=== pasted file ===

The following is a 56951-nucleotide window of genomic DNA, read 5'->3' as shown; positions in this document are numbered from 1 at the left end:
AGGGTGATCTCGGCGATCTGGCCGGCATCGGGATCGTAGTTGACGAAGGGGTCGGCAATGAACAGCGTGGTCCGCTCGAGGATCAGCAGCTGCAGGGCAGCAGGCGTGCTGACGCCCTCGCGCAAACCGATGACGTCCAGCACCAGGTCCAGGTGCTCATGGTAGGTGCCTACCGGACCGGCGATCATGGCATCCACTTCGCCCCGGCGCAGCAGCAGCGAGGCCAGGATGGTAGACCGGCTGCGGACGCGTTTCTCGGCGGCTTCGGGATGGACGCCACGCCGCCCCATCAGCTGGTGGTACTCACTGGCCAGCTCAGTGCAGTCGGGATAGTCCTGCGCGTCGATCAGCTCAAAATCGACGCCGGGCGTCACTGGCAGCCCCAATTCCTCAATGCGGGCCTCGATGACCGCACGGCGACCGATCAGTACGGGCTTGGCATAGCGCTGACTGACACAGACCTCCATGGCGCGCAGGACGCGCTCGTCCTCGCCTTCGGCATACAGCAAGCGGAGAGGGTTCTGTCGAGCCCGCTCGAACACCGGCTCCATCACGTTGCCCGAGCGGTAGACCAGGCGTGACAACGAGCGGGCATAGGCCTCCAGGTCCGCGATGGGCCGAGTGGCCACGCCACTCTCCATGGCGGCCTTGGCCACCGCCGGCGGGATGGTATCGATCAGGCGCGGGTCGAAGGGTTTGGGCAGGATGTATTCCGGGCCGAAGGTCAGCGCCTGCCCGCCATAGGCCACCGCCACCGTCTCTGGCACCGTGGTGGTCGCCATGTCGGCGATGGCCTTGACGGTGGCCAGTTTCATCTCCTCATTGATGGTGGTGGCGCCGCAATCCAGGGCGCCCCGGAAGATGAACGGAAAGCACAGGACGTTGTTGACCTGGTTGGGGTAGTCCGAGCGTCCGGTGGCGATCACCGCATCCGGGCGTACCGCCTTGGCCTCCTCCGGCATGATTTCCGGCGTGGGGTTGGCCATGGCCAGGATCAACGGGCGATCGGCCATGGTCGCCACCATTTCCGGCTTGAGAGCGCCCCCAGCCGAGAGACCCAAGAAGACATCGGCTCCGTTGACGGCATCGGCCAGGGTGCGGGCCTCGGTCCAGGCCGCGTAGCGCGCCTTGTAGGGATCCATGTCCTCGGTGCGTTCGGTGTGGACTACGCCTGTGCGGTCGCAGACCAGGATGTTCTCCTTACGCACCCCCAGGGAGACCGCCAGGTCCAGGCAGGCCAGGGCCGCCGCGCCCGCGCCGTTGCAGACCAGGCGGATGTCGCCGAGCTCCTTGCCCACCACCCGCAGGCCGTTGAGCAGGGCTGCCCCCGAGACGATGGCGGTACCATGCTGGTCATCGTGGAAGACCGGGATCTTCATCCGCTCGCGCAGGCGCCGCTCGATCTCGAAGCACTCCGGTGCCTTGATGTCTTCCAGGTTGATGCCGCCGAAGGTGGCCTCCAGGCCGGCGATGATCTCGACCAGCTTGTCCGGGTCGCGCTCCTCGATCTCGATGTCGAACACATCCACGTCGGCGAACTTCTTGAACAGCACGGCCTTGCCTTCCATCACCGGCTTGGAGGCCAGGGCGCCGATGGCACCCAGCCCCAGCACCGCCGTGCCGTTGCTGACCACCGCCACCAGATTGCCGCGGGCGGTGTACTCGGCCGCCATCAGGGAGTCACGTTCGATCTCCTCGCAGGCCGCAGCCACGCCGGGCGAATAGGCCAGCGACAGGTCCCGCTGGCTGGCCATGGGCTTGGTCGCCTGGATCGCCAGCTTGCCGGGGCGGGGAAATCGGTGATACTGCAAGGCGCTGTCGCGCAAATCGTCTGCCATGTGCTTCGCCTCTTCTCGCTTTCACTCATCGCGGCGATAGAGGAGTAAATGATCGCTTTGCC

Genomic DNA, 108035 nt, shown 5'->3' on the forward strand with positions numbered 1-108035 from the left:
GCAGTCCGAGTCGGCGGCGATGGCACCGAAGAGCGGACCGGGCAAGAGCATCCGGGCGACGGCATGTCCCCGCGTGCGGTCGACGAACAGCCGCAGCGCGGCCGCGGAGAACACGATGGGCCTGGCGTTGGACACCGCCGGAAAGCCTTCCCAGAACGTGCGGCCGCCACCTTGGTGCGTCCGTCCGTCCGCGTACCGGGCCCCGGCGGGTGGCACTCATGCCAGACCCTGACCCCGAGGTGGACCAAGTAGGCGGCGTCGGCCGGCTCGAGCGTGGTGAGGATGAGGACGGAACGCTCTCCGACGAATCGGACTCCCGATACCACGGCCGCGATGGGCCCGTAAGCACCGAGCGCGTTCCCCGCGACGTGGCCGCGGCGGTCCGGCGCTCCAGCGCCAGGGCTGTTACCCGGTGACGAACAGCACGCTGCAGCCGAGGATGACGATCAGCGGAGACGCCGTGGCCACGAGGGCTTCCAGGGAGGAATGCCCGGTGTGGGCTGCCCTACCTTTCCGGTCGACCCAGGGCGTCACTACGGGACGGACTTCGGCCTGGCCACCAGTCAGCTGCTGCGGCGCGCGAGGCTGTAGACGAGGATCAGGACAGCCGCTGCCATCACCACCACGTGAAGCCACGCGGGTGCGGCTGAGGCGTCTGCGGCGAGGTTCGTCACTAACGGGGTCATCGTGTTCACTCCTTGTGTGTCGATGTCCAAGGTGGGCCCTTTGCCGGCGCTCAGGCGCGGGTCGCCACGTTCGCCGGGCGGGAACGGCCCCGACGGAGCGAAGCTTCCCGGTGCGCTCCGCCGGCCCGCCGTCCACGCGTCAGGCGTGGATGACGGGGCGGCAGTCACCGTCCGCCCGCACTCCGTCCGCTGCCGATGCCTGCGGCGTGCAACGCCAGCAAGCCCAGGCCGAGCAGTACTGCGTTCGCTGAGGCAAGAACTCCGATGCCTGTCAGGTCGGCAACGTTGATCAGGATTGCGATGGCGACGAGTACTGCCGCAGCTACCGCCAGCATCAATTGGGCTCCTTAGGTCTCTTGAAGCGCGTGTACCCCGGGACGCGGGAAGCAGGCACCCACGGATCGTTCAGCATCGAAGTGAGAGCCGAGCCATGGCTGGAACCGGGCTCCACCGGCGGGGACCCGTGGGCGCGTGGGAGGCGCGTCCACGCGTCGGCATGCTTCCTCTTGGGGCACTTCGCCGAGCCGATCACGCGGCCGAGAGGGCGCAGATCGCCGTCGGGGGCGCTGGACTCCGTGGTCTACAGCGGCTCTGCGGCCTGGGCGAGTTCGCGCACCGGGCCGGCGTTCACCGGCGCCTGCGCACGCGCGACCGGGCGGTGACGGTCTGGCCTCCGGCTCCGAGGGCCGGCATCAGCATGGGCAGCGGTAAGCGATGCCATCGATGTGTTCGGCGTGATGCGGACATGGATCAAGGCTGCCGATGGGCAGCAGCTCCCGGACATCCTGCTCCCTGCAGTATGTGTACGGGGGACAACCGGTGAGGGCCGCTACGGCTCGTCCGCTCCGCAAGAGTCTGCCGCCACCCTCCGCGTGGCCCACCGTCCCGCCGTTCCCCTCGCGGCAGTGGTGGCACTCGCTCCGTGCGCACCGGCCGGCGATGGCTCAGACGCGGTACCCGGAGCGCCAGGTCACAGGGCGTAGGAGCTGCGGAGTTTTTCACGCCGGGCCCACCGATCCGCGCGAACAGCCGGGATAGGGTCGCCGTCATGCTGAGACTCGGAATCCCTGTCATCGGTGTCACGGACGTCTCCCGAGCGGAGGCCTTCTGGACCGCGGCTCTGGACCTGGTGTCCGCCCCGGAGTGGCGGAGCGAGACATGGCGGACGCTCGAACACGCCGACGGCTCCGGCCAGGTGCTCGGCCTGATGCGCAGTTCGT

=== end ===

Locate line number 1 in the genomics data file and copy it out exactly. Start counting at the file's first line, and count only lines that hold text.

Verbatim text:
The following is a 56951-nucleotide window of genomic DNA, read 5'->3' as shown; positions in this document are numbered from 1 at the left end: